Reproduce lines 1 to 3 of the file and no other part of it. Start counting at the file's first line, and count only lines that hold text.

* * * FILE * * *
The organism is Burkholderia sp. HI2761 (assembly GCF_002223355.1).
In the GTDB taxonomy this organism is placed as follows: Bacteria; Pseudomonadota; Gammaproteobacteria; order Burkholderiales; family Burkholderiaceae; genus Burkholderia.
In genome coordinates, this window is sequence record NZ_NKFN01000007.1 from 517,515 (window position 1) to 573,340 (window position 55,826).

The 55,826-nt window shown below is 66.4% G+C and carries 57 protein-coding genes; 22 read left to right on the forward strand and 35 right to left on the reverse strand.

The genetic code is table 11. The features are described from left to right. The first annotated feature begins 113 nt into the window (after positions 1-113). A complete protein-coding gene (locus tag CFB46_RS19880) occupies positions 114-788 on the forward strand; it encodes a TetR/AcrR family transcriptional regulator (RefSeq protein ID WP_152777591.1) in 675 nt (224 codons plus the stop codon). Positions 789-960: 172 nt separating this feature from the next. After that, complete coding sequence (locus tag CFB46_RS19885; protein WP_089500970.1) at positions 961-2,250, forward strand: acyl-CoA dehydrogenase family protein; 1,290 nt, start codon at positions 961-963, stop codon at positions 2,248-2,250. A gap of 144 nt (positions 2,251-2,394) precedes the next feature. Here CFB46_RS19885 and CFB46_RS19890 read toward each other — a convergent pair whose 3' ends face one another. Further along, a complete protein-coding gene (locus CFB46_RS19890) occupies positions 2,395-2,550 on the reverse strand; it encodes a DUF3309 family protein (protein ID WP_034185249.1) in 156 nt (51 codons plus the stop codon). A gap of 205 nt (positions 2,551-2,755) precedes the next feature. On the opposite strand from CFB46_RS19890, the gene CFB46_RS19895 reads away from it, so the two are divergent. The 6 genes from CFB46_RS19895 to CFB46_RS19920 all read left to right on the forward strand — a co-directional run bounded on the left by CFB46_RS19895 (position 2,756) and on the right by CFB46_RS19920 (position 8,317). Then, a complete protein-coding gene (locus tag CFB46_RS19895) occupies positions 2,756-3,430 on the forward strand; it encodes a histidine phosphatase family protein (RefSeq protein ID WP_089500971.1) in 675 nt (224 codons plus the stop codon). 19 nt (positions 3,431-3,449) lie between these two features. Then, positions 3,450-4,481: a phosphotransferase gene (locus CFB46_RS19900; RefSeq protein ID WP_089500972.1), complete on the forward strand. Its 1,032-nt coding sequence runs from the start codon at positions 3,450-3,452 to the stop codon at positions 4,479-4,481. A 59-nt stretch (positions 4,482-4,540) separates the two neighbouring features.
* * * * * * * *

The organism is Burkholderia sp. HI2761 (assembly GCF_002223355.1).
In the GTDB taxonomy this organism is placed as follows: Bacteria; Pseudomonadota; Gammaproteobacteria; order Burkholderiales; family Burkholderiaceae; genus Burkholderia.
In genome coordinates, this window is sequence record NZ_NKFN01000007.1 from 517,515 (window position 1) to 573,340 (window position 55,826).